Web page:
March is Self-Harm Awareness Month

Self-harm often flies under the radar because those who intentionally harm themselves go to a lot of trouble to hide their scars—and their emotional turmoil.

Referred to clinically as non-suicidal self-injury(NSSI) or deliberate self-harm (DSH), this behavior occurs most commonly among adolescents, although there is no age-limit on self-harm. Some estimates are as high as one in three teens will at some point harm themselves intentionally and as many as one in five adults. But why? And how can we help? March is self-harm awareness month—a perfect opportunity to educate and inform so that parents and loved ones can be on the lookout for this behavior in order to help.

Why Do People Hurt Themselves?

Research into non-suicidal self-injury (NSSI) has yielded a great deal of understanding about the brains of those who self-harm. Research suggests that the pain of self-harm calms the activated mind. Seeking emotional self-regulation to manage extreme anger, sadness, or frustration, feelings that disappear when the cut is made or the flesh burned. The aftermath of self-harm is contentment. Those who do not experience this cycle struggle to understand how self-harm makes someone feel better.

The pain and even the sight of blood, for someone who becomes a chronic self-harmer, lower the activity in the amygdala, the brain’s source of fight or flight emotions—those extreme and unsettling feelings of reactivity, fear, and alarm. Thus, NSSI can accomplish the following:

·       Soothe anger or rage

·       Reduce anxiety, panic, or stress

·       Provide escape from feelings of numbness

·       Ease depression

·       Acknowledge or justify self-hatred via self-punishment 

What Does NSSI Look Like?

There are many fairly common ways that teens and others may harm themselves. These include:

·       Cutting the skin with blades or shards of glass

·       Burning with flame or cigarettes

·       Self-battery

·       Preventing wounds from healing by ripping off scabs (excoriation disorder)

·       Inserting objects into the body

·       Pulling out hair, eyelashes, or eyebrows 

Because the vast majority go out of their way to hide signs of their self-injury, you likely won’t see the scabs and scars. Since this is not attention-seeking behavior, but serves a purpose in managing trauma, stress, depression, or anxiety, there are some warning signs you can look for. Self-injury may be taking place if you notice that someone you know:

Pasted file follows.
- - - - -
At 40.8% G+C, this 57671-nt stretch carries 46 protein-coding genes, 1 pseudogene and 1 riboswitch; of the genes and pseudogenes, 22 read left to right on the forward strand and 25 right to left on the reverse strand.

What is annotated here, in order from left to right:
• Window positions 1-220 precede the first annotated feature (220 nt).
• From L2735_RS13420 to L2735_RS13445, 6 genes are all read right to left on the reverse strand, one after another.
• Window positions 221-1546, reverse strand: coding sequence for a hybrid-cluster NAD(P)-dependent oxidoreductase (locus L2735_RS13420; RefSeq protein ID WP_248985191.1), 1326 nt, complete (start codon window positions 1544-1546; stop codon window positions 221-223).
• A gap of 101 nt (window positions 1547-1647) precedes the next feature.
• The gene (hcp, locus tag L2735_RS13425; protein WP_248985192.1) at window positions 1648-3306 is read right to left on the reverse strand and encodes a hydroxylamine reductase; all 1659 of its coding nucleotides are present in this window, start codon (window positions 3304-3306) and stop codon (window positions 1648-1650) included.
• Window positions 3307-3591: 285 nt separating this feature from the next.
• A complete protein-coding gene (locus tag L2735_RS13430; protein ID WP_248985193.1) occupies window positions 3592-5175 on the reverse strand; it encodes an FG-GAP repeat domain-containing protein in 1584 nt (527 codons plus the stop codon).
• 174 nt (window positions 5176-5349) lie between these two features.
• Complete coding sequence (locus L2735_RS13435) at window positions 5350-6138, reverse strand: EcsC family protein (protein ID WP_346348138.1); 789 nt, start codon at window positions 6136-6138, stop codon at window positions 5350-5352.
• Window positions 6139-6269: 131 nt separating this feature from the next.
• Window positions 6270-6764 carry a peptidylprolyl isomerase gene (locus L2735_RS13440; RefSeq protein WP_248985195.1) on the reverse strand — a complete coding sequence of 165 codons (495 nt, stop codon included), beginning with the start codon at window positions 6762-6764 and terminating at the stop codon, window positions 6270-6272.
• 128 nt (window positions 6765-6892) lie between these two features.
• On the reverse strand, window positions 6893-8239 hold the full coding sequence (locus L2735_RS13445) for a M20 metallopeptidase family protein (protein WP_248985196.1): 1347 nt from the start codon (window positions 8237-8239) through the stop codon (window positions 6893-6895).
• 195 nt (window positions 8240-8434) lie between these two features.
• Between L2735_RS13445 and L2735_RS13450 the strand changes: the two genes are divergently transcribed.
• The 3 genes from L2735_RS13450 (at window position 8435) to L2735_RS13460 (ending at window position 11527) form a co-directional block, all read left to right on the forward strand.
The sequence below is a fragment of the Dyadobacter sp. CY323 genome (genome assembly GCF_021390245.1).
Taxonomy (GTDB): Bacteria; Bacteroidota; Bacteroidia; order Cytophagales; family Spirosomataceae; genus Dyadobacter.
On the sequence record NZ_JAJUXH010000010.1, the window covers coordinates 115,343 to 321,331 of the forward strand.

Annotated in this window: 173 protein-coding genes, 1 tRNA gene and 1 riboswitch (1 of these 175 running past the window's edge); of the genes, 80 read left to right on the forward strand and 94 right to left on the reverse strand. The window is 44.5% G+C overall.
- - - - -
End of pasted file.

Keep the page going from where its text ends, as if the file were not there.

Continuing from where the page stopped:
·       Is covering up cold-weather style even in the hottest months

·       Has unexplained injuries

·       Experiences inexplicable infections

·       Pencils in eyebrows

·       Shows signs of hair loss

People with NSSI may also withdraw from relationships or show signs of other impulsive behaviors.  

Who Is at Risk of Self-Harm?

The data is skewed on NSSI because not everyone self-reports or seeks help. Because many people avoid discovery, we don’t necessarily know all the risk factors, but the following circumstances seem to increase risk:

·       Diagnosis of depression, anxiety, or other mental illness

·       Low self-esteem/high self-criticism

·       Addictive behaviors/substance use

·       Past or ongoing abuse or neglect

·       History of bullying or victimization

·       Painful losses

·       Family history of NSSI

Help for Those Who Self-Harm

This disorder lives in the shadows. There is tremendous stigma surrounding it and those who suffer often deal with profound shame. The good news is that self-harming behavior is treatable with therapy. Once the behavior stops, the person’s neurobiological responses go back to normal so that pain reactions are no longer blunted and the compulsion towards self-injury when stressed, lonely, or sad fades or disappears completely.


When people feel stressed, unsafe, or overwhelmed, their normal stress responses go on hyperdrive and underlying anxiety or depression can be amplified. This can be a perfect storm for self-injury. At Fairwinds we understand the enormous difficulties that many on Nantucket face every year due to the challenges of island life. We are always available to offer therapeutic support to everyone who needs it, regardless of financial or insurance status. Our same-day Urgent Behavioral Healthcare Clinic is always free and accessible remotely every weekday at 5:00. Just call or text to claim the time slot that day.


Information for this article came from:

Frontiers in Psychology

The Family Institute at Northwestern University

Psychology Today